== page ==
Classic Airframes 1/48 Meteor F.4




 @ $50.00


two options


Tom Cleaver


Short run with resin and vac


     The Meteor F.4 was the result of three separate lines of research that began shortly after 616 Squadron had taken delivery of their F.1s in 1944. 

      The Aerodynamic Section at R.A.E. Farnborough was studying ways to improve the high speed characteristics of the Meteor; wind tunnel tests indicated a breakdown of airflow around the engine nacelles at Mach .75, which resulted in a great increase in drag and severe buffeting, with the center section completely stalled.  Further experiments demonstrated that these conditions could be delayed by increasing the chord - the length - of the nacelles in front of and behind the wings.  Full scale trials on EE211 in November 1944 demonstrated a very useful increase in performance with the longer-chord nacelles.

      Secondly, development of the Derwent 5 - a smaller version of the excellent Nene jet engine - resulted in a doubling of available thrust as compared with the Welland.

      Thirdly, with the increase in power and aerodynamic cleanup, Gloster decided to go for a world's speed record. This was accomplished with a general clean-up and strengthening of the airframe; all of which was so successful that the result was ordered into production in November 1945 as the Meteor F.4.

      The first Gloster G.41F Meteor 4 was a modified F.3, EE360, which made its maiden flight on July 17, 1945.  It showed a 111 m.p.h. increase in speed over the standard F.3.  Airframe stress caused by this increase in speed was dealt with by clipping each wingtip by two feet, ten inches, which improved the rate of roll considerably, but raised take-off and landing speeds while reducing the rate of climb. Development of the T.7 with a longer fuselage went a long way to curing the directional instability of the early Meteors, and Gloster introduced a 30-inch fuselage extension immediately aft of the cockpit on the F.4.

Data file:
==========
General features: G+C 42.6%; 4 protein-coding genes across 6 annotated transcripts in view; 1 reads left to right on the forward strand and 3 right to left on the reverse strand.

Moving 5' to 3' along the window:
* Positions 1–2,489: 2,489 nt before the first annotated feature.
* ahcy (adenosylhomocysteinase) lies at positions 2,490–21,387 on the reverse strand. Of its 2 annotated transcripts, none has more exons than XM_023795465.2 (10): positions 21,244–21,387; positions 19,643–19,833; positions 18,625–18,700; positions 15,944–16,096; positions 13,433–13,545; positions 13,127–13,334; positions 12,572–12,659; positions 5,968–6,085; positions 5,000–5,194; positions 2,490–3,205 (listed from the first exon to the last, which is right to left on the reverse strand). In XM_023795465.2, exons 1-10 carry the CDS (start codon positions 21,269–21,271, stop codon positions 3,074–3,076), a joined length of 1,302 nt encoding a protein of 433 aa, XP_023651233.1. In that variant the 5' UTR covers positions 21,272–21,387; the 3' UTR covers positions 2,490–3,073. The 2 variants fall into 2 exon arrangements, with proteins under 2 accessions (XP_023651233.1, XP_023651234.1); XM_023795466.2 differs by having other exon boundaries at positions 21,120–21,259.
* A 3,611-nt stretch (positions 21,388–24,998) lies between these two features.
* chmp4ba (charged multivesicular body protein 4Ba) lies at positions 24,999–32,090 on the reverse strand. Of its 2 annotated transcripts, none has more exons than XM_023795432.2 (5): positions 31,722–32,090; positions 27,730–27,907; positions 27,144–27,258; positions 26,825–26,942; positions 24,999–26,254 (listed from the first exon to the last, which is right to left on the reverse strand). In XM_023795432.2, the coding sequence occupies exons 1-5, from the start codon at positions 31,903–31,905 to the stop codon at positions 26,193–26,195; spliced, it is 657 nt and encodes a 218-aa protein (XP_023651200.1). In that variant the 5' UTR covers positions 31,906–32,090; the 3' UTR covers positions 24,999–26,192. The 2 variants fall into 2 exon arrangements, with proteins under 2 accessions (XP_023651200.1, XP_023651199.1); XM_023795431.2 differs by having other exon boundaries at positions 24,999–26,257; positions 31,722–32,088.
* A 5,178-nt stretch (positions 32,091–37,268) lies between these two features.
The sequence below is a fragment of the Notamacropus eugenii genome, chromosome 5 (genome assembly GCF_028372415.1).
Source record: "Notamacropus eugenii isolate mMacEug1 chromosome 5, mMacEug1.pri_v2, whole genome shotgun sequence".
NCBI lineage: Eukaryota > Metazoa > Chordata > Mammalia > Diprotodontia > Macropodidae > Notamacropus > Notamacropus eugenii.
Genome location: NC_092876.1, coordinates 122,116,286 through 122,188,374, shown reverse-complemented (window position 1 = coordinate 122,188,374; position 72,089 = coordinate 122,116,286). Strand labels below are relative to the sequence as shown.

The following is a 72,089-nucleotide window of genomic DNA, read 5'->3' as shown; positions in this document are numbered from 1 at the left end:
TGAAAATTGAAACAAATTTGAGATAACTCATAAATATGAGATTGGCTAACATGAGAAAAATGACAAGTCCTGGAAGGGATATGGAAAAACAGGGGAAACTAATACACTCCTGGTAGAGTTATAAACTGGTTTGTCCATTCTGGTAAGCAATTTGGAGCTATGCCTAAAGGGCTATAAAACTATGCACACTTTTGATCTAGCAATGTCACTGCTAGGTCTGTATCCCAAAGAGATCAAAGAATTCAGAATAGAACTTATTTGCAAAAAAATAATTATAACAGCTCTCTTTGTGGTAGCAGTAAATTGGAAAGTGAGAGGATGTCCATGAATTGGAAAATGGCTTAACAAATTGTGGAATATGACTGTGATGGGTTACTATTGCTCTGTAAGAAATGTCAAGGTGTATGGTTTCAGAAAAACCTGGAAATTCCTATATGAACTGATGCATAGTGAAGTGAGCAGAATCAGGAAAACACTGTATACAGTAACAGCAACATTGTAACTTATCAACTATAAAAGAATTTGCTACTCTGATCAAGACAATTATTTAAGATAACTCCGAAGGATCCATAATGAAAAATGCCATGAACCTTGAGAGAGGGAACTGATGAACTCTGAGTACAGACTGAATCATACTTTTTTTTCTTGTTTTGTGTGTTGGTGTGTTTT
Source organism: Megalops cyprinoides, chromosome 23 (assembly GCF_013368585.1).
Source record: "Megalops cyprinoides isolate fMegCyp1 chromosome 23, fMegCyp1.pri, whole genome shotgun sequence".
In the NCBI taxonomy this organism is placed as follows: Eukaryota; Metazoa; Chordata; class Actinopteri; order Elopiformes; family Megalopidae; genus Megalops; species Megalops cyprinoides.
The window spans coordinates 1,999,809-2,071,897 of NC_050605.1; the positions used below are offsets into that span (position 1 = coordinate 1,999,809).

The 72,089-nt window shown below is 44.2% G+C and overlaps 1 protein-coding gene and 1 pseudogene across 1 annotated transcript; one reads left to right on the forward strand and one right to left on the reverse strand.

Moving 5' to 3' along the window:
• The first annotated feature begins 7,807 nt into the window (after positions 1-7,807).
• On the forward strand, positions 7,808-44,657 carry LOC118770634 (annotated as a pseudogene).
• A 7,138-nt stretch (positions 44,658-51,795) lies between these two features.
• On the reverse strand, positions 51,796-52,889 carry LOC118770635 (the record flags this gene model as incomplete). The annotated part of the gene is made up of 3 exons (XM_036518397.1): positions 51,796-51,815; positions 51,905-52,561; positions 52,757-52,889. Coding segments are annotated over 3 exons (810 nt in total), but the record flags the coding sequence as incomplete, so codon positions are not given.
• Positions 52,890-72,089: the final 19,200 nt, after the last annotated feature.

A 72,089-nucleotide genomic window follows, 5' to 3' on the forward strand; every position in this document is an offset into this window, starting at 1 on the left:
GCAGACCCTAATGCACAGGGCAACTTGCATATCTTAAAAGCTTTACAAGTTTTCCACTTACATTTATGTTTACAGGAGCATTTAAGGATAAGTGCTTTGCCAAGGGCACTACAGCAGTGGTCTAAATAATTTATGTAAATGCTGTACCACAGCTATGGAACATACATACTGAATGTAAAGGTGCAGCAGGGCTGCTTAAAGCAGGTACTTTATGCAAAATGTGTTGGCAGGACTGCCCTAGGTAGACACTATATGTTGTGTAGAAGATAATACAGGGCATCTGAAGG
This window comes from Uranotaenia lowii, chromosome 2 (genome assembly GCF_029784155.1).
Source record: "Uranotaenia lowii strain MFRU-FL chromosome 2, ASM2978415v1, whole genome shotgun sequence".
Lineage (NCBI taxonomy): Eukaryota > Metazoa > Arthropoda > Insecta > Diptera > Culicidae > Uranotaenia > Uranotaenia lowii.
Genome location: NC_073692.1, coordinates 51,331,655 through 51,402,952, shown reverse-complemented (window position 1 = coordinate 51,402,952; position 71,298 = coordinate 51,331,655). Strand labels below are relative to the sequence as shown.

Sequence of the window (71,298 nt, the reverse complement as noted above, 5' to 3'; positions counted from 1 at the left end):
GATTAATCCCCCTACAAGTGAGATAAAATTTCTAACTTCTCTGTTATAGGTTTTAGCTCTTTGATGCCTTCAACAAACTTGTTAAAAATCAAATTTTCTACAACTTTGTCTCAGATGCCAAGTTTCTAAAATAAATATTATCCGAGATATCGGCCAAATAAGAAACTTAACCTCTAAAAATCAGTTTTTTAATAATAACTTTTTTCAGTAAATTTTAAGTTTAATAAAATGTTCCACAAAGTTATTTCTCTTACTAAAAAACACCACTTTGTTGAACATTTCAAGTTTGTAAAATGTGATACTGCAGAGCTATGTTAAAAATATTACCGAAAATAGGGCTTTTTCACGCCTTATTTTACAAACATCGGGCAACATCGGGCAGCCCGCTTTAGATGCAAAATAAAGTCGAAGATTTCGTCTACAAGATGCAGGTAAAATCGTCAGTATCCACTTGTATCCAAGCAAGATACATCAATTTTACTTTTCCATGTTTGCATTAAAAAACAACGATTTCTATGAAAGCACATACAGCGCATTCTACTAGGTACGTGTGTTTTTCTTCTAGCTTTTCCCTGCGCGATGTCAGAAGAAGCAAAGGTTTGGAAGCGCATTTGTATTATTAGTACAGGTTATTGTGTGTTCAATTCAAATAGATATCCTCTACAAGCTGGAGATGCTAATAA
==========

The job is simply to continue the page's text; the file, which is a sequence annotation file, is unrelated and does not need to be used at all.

The F.4 did not completely replace the F.3 in front-line service until 1948, though the first production examples had reached squadron service in mid-1946.  539 F.4's were produced by Gloster, and 44 by Armstrong-Whitworth, who had entered Meteor production in 1946.

      The Meteor F.4 was the first of the type to be exported, and they served in the air forces of Argentina, Denmark, Egypt, Belgium and the Netherlands.  They flew with the R.Aux.A.F. until the mid-1950s, serving alongside the later Meteor F.8 in these units.


     This kit represents the first injection-molded model of the Meteor F.4 to be produced since Frog released one in the late 1960s in 1/72 scale.  In 1/48 scale, it is the second kit of the F.4 to be available, with Aeroclub having produced a mixed-media kit in the mid-1990s.

      The kit shares the wing and resin detail parts with the earlier F.8 kit, with a different fuselage to cater to the F.4.  As with the F.8, the injection plastic is well made, and is very shiny - this should help modelers in getting the smooth final surface to the model that is crucial to getting a good silver finish, of particular importance since the Meteor F.4 was painted in High Speed Silver for all of its operational life with the RAF.  The injection-molded canopy can be posed open.  Decals are provided for a camouflaged F.4 of the Danish Air Force and a silver F.4 of 263 Squadron, RAF, in 1950 shortly after the re-introduction of colorful squadron markings.


      This kit looks to be every bit as good as the F.8 kit, and completes anyone's collection of single-seat Meteors. I personally like the looks of the F.4 over those of the F.8, making this a favorite that is going to jump to the top of the "To Do" pile.

 Thanks to Classic Airframes for the review kit.

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